Jude Bellingham produced his best performance yet in Qatar to lift England to an impressive 3-0 victory over Senegal. The Borussia Dortmund midfielder is setting the tournament alight at just 19.
To followers of Borussia Dortmund and the Bundesliga, this will have come as little surprise. Jude Bellingham dragged England kicking and screaming into a box office quarterfinal with France with a stunning performance against Senegal.
Senegal had been on top of a tepid first half when Bellingham changed the game. His driving run and cross put it on a plate for Jordan Henderson to open the scoring, just as Senegal had been warming the gloves of England goalkeeper Jordan Pickford.
The Africa Cup of Nations champions – minus their injured talisman Sadio Mane – barely had a chance to catch their breath as Bellingham inspired England's second before the break. A driving run from his own half tore Senegal to shreds, his pass found Phil Foden, who in turn spotted England captain Harry Kane. He did the rest.
England were 3-0 up before the hour, another assist for Foden, this time for another rising star for England, Bukayo Saka. But Senegal were long beaten by then. A scintillating performance by England, a virtuoso performance by their number 22, and a player who can scale the heights of the game, according to Foden.
"I don't want to big him up too much because he's still young but he's one of the most gifted players I’ve ever seen," Foden told British broadcaster ITV after the game. "He’s got everything and I don't see a weakness in his game. He's going to be the best midfielder in the world, for sure."
Bellingham's shirt number wasn't chosen by accident. He is comfortable as a midfield 4, 8 or 10 (which add up to 22) and has worn the number since his Birmingham City days, the English second-tier club where he cut his teeth before switching to Dortmund in 2020. But Bellingham plays all three positions simultaneously; he can tackle, head, assist and score as well as almost any midfielder in the game and his maturity off the field is matched on it, able to command a game in a manner that belies his youth.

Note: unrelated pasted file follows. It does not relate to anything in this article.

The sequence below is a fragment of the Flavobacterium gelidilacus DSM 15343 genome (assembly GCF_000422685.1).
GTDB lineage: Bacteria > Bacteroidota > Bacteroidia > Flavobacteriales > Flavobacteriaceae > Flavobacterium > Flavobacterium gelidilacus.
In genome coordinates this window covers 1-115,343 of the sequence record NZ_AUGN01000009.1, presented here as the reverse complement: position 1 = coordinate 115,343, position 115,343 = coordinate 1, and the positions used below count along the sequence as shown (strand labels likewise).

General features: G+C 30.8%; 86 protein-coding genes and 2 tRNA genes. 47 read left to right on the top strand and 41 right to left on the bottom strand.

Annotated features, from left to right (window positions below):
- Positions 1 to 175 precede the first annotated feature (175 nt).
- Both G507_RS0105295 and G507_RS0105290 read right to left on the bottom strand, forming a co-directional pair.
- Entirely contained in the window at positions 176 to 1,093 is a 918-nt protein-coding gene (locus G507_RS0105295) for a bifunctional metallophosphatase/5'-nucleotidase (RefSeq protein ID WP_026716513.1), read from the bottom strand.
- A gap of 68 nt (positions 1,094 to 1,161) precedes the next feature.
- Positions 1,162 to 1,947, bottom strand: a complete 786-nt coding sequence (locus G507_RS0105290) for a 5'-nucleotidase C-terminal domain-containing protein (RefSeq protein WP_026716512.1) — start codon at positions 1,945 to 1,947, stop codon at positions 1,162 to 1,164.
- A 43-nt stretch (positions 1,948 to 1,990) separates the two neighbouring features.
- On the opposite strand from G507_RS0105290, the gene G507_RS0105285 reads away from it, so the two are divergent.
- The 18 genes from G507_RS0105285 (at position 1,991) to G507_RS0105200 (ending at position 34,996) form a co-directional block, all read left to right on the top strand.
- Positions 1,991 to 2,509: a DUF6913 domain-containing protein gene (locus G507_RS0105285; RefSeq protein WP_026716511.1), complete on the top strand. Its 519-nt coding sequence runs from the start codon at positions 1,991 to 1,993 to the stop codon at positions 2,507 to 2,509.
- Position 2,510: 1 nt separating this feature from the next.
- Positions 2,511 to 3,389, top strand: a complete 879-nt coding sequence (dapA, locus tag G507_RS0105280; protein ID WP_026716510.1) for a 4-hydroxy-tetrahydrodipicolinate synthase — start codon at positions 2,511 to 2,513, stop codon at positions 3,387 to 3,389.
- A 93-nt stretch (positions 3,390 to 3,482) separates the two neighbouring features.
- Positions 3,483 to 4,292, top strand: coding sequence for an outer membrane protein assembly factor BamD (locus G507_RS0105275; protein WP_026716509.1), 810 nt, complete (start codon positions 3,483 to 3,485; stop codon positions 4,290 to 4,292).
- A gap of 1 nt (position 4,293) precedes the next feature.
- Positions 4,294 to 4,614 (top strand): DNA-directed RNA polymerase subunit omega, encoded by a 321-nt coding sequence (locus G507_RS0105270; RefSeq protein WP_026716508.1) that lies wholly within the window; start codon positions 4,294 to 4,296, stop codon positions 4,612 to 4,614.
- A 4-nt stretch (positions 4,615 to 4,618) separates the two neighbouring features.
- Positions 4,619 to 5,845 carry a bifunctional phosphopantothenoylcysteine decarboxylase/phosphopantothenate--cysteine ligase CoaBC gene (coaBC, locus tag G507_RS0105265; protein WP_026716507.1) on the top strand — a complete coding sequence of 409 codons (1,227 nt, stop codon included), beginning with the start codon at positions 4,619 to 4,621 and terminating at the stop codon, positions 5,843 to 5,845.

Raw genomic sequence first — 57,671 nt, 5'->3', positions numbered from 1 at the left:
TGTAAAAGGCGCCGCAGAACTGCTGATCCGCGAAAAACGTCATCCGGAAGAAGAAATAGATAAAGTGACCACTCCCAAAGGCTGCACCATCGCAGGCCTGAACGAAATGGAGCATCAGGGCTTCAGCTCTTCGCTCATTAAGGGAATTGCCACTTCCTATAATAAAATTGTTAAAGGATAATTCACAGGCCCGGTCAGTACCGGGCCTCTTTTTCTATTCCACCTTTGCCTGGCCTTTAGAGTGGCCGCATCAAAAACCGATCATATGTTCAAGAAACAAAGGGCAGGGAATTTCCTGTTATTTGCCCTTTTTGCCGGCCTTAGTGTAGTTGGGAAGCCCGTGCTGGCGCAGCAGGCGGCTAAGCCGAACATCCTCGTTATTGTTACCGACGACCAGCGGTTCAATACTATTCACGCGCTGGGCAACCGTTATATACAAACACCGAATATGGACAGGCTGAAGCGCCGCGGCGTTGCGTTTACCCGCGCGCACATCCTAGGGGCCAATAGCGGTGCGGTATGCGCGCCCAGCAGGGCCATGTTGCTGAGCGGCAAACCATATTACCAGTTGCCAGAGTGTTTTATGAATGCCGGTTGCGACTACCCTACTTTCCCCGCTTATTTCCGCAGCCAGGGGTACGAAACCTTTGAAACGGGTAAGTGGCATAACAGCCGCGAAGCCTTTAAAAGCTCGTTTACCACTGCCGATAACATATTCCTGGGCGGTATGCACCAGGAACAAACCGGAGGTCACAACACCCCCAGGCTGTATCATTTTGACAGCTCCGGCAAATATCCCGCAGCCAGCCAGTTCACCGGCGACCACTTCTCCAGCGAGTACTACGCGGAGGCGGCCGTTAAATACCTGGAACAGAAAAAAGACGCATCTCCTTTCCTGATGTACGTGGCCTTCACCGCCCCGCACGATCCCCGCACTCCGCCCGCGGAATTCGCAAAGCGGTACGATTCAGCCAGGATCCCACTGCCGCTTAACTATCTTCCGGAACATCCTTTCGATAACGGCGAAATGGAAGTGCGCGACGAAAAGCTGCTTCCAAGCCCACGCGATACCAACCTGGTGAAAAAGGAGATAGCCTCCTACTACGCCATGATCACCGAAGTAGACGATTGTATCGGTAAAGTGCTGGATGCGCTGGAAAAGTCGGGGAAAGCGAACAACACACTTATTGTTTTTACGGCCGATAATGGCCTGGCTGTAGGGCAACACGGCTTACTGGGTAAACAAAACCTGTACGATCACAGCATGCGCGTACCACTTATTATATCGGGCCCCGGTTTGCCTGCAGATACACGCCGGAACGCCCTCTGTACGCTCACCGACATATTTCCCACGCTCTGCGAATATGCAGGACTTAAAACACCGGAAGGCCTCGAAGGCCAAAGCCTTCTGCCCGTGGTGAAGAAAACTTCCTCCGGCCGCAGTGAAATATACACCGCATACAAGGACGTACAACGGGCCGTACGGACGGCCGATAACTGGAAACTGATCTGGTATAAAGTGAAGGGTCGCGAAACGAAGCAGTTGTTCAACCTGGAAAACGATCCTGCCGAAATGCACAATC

The only time he went too far came last year when he questioned the choice of referee Felix Zwayer following a defeat by Bayern Munich, referring to the referee’s six-month ban for a match-fixing scandal in 2005. Bellingham was fined heavily by the DFB.
'I'm here because I've played well'
There can be no questions about Bellingham's conduct on the field though. A player who only made his Dortmund debut in September 2020 after becoming the world's most expensive 17-year-old is now one of the world's most coveted players.
"I'm here because I've played well for Dortmund and in the last games for England,” Bellingham told the BBC on the eve of England's opening 6-2 win over Iran. "Over the past few years even with the junior England teams, I've always been thinking ‘how can I get myself into the senior team?'"
Even before England's opening goal at the Al Bayt Stadium on Sunday, Bellingham was the only English player to show any kind of quality in a sub-par opening 45 minutes. His impact on this World Cup – two assists and a goal in four games – is the biggest by a teenager at this tournament since Kylian Mbappe four years ago. The Frenchman set the tournament alight in Russia and in the years since has gone on to establish himself as one of the world's premiere players, scoring twice earlier on Sunday as France beat Poland 3-1.
Bellingham is on a similar path and the two will meet in a mouth-watering quarterfinal between the tournament's top scorers and the reigning champs.
Bellingham is relatively new to coach Gareth Southgate's preferred XI, profiting only from a long-term injury to Kalvin Phillips. English players plying their trade outside of the revered Premier League tend to have a hard time breaking into the England squad, a factor that wasn't lost on the 19-year-old.
Shades of Gerrard
"The thing I was most worried about was that I'm playing in Germany and they [the other England players] are going to be talking about their games at the weekend and they won't have a clue what we have done, who I am, how I played… so it will be difficult,” Bellingham told English radio station Talksport recently.
"But it turns out they do when you just get chatting and they take interest and I'm interested in what those guys are up to. You really overthink it before you come in and you just realise they are great lads."
Bellingham, who cites Steven Gerrard as his idol, shares many similarities with the former England captain. The baton of skipper will surely pass from Kane to Bellingham in the years ahead as the rapid rise of this dynamic England and Dortmund midfielder shows no signs of slowing.